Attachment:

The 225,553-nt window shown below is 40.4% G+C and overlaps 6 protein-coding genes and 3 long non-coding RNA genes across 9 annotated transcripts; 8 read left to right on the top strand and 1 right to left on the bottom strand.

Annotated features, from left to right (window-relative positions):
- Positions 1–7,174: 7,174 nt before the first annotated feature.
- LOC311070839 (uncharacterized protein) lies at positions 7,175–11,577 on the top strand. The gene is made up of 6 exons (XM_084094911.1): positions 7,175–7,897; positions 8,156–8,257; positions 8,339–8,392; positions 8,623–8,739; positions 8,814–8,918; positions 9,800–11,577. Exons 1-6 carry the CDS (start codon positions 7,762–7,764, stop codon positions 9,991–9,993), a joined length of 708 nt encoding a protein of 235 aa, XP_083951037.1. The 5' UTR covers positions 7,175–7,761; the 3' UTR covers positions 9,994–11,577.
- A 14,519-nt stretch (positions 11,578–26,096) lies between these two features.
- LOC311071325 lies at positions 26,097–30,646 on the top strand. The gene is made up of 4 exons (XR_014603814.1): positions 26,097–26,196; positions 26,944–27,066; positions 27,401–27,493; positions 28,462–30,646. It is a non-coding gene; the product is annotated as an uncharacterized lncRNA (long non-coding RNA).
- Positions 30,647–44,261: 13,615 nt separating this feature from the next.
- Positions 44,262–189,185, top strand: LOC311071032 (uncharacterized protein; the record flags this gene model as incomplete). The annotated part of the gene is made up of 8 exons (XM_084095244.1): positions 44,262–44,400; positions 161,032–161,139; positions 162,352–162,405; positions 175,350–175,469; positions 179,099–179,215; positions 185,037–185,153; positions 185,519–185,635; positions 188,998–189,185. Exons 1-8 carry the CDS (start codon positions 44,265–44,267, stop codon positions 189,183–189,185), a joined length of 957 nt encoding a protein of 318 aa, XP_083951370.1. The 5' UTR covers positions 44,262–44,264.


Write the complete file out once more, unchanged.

The 225,553-nt window shown below is 40.4% G+C and overlaps 6 protein-coding genes and 3 long non-coding RNA genes across 9 annotated transcripts; 8 read left to right on the top strand and 1 right to left on the bottom strand.

Annotated features, from left to right (window-relative positions):
- Positions 1–7,174: 7,174 nt before the first annotated feature.
- LOC311070839 (uncharacterized protein) lies at positions 7,175–11,577 on the top strand. The gene is made up of 6 exons (XM_084094911.1): positions 7,175–7,897; positions 8,156–8,257; positions 8,339–8,392; positions 8,623–8,739; positions 8,814–8,918; positions 9,800–11,577. Exons 1-6 carry the CDS (start codon positions 7,762–7,764, stop codon positions 9,991–9,993), a joined length of 708 nt encoding a protein of 235 aa, XP_083951037.1. The 5' UTR covers positions 7,175–7,761; the 3' UTR covers positions 9,994–11,577.
- A 14,519-nt stretch (positions 11,578–26,096) lies between these two features.
- LOC311071325 lies at positions 26,097–30,646 on the top strand. The gene is made up of 4 exons (XR_014603814.1): positions 26,097–26,196; positions 26,944–27,066; positions 27,401–27,493; positions 28,462–30,646. It is a non-coding gene; the product is annotated as an uncharacterized lncRNA (long non-coding RNA).
- Positions 30,647–44,261: 13,615 nt separating this feature from the next.
- Positions 44,262–189,185, top strand: LOC311071032 (uncharacterized protein; the record flags this gene model as incomplete). The annotated part of the gene is made up of 8 exons (XM_084095244.1): positions 44,262–44,400; positions 161,032–161,139; positions 162,352–162,405; positions 175,350–175,469; positions 179,099–179,215; positions 185,037–185,153; positions 185,519–185,635; positions 188,998–189,185. Exons 1-8 carry the CDS (start codon positions 44,265–44,267, stop codon positions 189,183–189,185), a joined length of 957 nt encoding a protein of 318 aa, XP_083951370.1. The 5' UTR covers positions 44,262–44,264.